Did you ever play farm when you were growing up? My sister and I did. For some reason we were both obsessed with farms, which on one hand doesn’t make sense since we lived smack dab in the middle of Orange County, California and on the other hand makes sense because both of our parents have farming backgrounds of some sort in their past — just not in our lifetime.
Our family lived on a large piece of land for our area and we had a garden and chickens and rabbits and a few other creatures (all of this was somewhat rare for our area). After school, my sister and I would change into our “play clothes”, grab our dolls and head outside for an afternoon on the farm. Sometimes we would play until it was dark. Our visit to Conner Prairie really reminded me of playing farm with my sister.
It was my first visit to Conner Prairie for something other than the Headless Horseman experience or Symphony on the Prairie, so I didn’t exactly know what to expect. Our first stop was at the animal barn to see all of the baby animals; sheep, goats, ducks. Lulu pet them and giggled and had a great time.
Our next stop was to the Conner Homestead and then on to the Lenape Indian Camp where we played in huts and participated in tomahawk throwing. Afterwards, we headed over to the 1836 Prairie Town which was exactly where my old memories of playing “pretend” in the backyard came flying back to me. There were characters all throughout the town living their daily lives as they would if it really was 1836 — they were dressed in character, spoke words that might have been used back then, had jobs and tasks that were common for those days and acted as if you were a part of that Prairie town too!
Lulu was asked to help load up a covered wagon with boxes because they needed to be transported to St. Louis. She and several other children and their parents loaded up the wagon and then were paid a fair wage of ½ cent. With that ½ cent we were able to go to the general store and buy something! We bought a hair ribbon and a “muddy” which is a clay marble. Later we met the potter that made the muddies in his shop. We pumped water and helped water the garden at the Gregory home.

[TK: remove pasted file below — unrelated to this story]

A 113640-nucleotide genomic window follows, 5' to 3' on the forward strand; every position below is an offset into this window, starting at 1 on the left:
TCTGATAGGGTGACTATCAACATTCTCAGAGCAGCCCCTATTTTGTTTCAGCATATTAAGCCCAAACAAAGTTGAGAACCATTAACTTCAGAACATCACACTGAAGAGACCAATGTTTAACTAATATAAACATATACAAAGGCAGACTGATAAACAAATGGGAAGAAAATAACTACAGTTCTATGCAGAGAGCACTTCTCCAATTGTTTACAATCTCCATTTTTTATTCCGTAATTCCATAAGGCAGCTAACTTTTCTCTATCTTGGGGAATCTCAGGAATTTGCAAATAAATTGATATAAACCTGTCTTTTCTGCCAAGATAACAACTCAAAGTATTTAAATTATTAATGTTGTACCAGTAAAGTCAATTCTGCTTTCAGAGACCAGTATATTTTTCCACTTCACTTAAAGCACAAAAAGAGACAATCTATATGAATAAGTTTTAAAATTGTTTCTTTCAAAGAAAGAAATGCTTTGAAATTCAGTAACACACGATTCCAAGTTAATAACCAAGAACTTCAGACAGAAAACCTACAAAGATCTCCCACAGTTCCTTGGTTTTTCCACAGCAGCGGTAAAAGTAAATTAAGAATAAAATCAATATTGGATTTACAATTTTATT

The 1863 Raid on Indiana was Lucy’s favorite because she got to hold a baby chick and then spent an hour chasing the chickens and rooster around the town. We also enjoyed looking through all of the houses and speaking with all of the inhabitants of the town. But seriously, chasing the chickens was the best!
There is so much more that Conner Prairie has to offer but I leave it to you and your family to explore! Right now you can visit Thursday thru Sunday from 10 a.m – 5 p.m. and beginning May 1st, you can visit Tuesday thru Sunday, 10 a.m – 5 p.m. Admission is $14 for adults, $13 for seniors 65+ and $9 for youth 2-12. Kids under under 2 are free. An option you might consider is a family membership.
Snacks and meals are available for purchase at Conner Prairie but you are also allowed to bring your own picnic lunch! There are picnic areas outside of the Café on the Common area as well as on the side of the Welcome Center.
Check out these related articles:
My name is Katy Mann, and I'm the creator of Indianapolis with Kids. With over 10 years of experience working with children, and my excitement towards the great city of Indianapolis; I offer readers guidance about great events and activities to do around Indianapolis with their kids and grandchildren. Join us on our family travels and adventures across the country!